Thursday, April 24, 2008
"The Law Is A Ass"
* NOTE: This entry has been altered, based on information from the Grand Secretary of Kentucky.*
There has been a flareup of suspensions around the country in the last couple of weeks. I do wish Grand Masters would understand that so much more can be accomplished in this fraternity with whispered admonishment than with public beheadings.
Brother Charles Martin is facing a Masonic trial in Kentucky, and it is a sad situation.
Charles is a member of Bowling Green Lodge in Kentucky, as well as later affiliating with a New York lodge. It seems that during his recent posting in Iraq (he is a defense contractor), he visited a Prince Hall military lodge. Subsequent to that, he posted a description of his visit on the internet.
While New York recognizes the MW Prince Hall Grand Lodge of New York, and members of both may intervisit, the Grand Lodge of Kentucky does NOT recognize their own Prince Hall counterpart, or any other Prince Hall GL, for that matter.
Charles - and all regular Masons, for that matter - is bound by the rules and regulations of his Mother Lodge and Grand Lodge in Kentucky first, and New York second. As a result, he faces possible suspension by the GL of Kentucky. That, in turn, will make his suspension in New York likely, as well. Hiram's Forum is the property of the GL of Indiana, and we are bound to honor his suspension, just as he would not be allowed to visit an Indiana lodge.
He spent quite some time attempting over the last few years to procure a charter for a military lodge to be formed in Iraq, but to no avail. In the modern age, military lodges have almost never been chartered by mainstream US Grand Lodges. Unfortunately for Charles and the thousands of servicemen in Iraq and Afghanistan now, there is no official US Masonic presence for Masons in those countries, apart from several Prince Hall military lodges. During previous times of war, Grand Lodges looked the other way at issues of regularity and sojourning servicemen who visited lodges in foreign countries, because of this very situation. If a man was willing to risk his very life in a war zone, the issue of whether the lodge he visited was regular or not is about as low on the priorities list you could get. But it seems that the comparatively petty peacetime issues of regularity and recognition all cling on in our modern era of wartime.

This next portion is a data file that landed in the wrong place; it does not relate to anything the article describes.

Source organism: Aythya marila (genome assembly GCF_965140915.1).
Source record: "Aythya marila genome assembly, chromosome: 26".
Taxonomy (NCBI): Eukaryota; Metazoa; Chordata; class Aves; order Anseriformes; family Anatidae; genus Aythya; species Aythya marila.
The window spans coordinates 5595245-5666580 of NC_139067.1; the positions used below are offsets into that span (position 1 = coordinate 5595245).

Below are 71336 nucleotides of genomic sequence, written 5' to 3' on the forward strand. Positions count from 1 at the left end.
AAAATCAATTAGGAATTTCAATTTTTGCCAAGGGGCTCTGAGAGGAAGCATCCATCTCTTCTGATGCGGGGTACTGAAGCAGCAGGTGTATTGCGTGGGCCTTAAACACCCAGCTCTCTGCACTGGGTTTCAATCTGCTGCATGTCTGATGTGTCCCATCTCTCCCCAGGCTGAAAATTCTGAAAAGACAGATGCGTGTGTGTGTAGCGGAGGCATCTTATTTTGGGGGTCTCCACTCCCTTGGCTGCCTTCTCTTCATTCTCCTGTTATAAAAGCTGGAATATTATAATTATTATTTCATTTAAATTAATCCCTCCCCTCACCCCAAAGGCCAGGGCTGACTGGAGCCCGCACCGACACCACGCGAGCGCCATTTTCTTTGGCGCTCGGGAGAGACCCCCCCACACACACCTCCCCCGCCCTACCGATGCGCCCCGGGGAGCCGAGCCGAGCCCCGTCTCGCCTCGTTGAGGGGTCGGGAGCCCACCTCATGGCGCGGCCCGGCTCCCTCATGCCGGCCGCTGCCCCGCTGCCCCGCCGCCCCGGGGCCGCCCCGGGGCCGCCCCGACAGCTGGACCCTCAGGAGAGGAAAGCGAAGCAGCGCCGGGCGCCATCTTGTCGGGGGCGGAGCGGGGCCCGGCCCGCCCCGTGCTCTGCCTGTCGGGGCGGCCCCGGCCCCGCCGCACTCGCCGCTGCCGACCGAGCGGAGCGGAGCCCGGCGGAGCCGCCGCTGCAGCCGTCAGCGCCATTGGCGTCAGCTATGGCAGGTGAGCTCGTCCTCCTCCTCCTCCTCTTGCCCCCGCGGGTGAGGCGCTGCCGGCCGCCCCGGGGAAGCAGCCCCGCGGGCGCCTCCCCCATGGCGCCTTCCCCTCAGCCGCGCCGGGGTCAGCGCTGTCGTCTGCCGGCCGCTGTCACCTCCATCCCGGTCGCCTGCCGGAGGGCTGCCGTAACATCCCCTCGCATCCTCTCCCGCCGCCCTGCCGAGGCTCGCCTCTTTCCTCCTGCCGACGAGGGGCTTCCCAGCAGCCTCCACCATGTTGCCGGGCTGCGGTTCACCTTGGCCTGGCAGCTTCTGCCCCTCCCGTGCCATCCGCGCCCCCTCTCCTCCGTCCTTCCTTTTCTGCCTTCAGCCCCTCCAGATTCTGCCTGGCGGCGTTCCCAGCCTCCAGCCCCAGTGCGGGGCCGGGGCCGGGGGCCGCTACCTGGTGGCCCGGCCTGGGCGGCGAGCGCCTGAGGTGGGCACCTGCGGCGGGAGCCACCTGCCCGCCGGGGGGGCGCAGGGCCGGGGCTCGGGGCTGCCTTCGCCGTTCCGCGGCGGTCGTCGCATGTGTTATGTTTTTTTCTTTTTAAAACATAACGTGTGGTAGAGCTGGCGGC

This is not to criticize Kentucky - they are simply following the letter of their law. Some will undoubtedly say, 'if this is the law, then the law is a ass, a idiot,' to quote Dickens' Mr. Bumble. But breaking the law and telling everybody about it all over the web is the one sure way to wind up on the outside looking in, and will change nothing. That said, it is unfortunate that the Conference of Grand Master Masons of North America did not lead on this issue immediately after the war started and quickly respond to the situation with suggested language for Grand Lodges to adopt, if only for the duration of the war. However, with Charles' situation now spreading all over the internet, perhaps the issue will yet come up at next month's World Conference of Grand Masters in Washington.
I hope so, but I'm not counting on it.
But this is surely no way to treat Brother Masons serving in harm's way.